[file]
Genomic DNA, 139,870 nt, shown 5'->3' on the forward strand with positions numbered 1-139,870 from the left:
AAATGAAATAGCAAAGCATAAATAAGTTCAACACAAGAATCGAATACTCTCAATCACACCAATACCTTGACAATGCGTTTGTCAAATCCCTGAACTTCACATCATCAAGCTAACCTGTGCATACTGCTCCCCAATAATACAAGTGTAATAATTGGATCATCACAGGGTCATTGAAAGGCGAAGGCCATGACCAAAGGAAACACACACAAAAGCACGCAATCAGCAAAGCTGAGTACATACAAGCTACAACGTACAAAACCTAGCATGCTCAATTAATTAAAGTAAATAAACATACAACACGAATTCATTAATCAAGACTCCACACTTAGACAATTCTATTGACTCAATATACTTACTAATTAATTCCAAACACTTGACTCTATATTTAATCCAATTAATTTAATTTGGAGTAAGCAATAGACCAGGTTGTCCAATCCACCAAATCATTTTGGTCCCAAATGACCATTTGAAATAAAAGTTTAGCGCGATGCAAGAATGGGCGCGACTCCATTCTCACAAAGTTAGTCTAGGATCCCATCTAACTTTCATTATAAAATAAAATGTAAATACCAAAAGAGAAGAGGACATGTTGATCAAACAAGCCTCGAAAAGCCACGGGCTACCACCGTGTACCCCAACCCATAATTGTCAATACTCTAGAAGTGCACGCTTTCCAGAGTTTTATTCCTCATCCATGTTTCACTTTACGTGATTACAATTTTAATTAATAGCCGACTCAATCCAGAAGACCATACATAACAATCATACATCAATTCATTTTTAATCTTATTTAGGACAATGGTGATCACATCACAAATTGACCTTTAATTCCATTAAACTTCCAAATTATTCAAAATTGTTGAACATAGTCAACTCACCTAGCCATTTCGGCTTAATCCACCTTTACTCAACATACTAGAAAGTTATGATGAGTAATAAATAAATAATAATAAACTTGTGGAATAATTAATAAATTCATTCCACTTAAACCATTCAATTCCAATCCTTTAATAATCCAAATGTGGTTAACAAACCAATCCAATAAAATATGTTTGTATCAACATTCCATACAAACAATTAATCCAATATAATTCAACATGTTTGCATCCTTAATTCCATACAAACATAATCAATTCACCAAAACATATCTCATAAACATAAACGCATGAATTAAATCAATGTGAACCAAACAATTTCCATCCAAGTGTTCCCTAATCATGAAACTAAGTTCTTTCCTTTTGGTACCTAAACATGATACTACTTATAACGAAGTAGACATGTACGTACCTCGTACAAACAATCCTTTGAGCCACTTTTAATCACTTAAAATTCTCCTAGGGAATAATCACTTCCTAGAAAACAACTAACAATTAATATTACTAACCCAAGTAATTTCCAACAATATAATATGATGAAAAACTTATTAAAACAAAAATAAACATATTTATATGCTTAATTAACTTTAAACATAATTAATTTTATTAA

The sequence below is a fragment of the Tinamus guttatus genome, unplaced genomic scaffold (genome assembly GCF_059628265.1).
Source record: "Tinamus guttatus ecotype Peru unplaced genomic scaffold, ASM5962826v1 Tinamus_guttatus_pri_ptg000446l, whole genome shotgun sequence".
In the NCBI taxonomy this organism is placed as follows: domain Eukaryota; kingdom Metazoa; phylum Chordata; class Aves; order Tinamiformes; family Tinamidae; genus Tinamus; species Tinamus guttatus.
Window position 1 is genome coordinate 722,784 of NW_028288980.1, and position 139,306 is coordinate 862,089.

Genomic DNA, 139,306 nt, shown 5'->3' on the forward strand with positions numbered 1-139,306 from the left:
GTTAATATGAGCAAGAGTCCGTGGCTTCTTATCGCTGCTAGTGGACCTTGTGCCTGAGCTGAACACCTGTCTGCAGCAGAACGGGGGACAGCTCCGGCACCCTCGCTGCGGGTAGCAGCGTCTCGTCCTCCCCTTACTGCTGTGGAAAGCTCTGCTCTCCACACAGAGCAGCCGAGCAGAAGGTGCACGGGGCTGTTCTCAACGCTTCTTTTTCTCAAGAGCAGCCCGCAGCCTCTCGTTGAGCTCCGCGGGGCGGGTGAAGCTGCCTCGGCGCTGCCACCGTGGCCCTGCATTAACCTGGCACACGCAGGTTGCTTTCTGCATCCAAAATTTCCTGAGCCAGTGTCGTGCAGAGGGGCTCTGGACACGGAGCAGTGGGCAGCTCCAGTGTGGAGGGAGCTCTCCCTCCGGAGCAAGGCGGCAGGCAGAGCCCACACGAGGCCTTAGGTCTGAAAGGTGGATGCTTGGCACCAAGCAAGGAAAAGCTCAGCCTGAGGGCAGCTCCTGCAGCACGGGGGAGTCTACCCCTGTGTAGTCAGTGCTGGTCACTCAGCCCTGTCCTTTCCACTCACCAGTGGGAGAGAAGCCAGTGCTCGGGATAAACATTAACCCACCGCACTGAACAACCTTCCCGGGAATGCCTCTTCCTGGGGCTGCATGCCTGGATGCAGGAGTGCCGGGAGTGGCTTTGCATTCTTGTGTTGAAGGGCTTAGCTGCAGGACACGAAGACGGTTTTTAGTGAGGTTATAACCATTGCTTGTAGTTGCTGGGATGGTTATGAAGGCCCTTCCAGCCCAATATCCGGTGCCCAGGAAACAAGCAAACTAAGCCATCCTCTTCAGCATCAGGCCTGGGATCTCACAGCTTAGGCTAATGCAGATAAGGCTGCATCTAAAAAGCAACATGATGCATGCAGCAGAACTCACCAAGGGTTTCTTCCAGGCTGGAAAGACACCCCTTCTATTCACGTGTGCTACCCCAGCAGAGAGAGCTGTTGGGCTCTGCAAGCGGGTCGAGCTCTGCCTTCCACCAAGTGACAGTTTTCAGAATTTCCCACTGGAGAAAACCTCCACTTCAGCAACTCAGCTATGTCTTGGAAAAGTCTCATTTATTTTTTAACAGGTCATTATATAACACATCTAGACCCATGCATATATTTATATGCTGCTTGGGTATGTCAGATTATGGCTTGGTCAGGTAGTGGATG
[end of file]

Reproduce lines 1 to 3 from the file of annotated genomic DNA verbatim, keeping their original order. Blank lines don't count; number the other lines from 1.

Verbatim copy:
Genomic DNA, 139,870 nt, shown 5'->3' on the forward strand with positions numbered 1-139,870 from the left:
AAATGAAATAGCAAAGCATAAATAAGTTCAACACAAGAATCGAATACTCTCAATCACACCAATACCTTGACAATGCGTTTGTCAAATCCCTGAACTTCACATCATCAAGCTAACCTGTGCATACTGCTCCCCAATAATACAAGTGTAATAATTGGATCATCACAGGGTCATTGAAAGGCGAAGGCCATGACCAAAGGAAACACACACAAAAGCACGCAATCAGCAAAGCTGAGTACATACAAGCTACAACGTACAAAACCTAGCATGCTCAATTAATTAAAGTAAATAAACATACAACACGAATTCATTAATCAAGACTCCACACTTAGACAATTCTATTGACTCAATATACTTACTAATTAATTCCAAACACTTGACTCTATATTTAATCCAATTAATTTAATTTGGAGTAAGCAATAGACCAGGTTGTCCAATCCACCAAATCATTTTGGTCCCAAATGACCATTTGAAATAAAAGTTTAGCGCGATGCAAGAATGGGCGCGACTCCATTCTCACAAAGTTAGTCTAGGATCCCATCTAACTTTCATTATAAAATAAAATGTAAATACCAAAAGAGAAGAGGACATGTTGATCAAACAAGCCTCGAAAAGCCACGGGCTACCACCGTGTACCCCAACCCATAATTGTCAATACTCTAGAAGTGCACGCTTTCCAGAGTTTTATTCCTCATCCATGTTTCACTTTACGTGATTACAATTTTAATTAATAGCCGACTCAATCCAGAAGACCATACATAACAATCATACATCAATTCATTTTTAATCTTATTTAGGACAATGGTGATCACATCACAAATTGACCTTTAATTCCATTAAACTTCCAAATTATTCAAAATTGTTGAACATAGTCAACTCACCTAGCCATTTCGGCTTAATCCACCTTTACTCAACATACTAGAAAGTTATGATGAGTAATAAATAAATAATAATAAACTTGTGGAATAATTAATAAATTCATTCCACTTAAACCATTCAATTCCAATCCTTTAATAATCCAAATGTGGTTAACAAACCAATCCAATAAAATATGTTTGTATCAACATTCCATACAAACAATTAATCCAATATAATTCAACATGTTTGCATCCTTAATTCCATACAAACATAATCAATTCACCAAAACATATCTCATAAACATAAACGCATGAATTAAATCAATGTGAACCAAACAATTTCCATCCAAGTGTTCCCTAATCATGAAACTAAGTTCTTTCCTTTTGGTACCTAAACATGATACTACTTATAACGAAGTAGACATGTACGTACCTCGTACAAACAATCCTTTGAGCCACTTTTAATCACTTAAAATTCTCCTAGGGAATAATCACTTCCTAGAAAACAACTAACAATTAATATTACTAACCCAAGTAATTTCCAACAATATAATATGATGAAAAACTTATTAAAACAAAAATAAACATATTTATATGCTTAATTAACTTTAAACATAATTAATTTTATTAA

The sequence below is a fragment of the Tinamus guttatus genome, unplaced genomic scaffold (genome assembly GCF_059628265.1).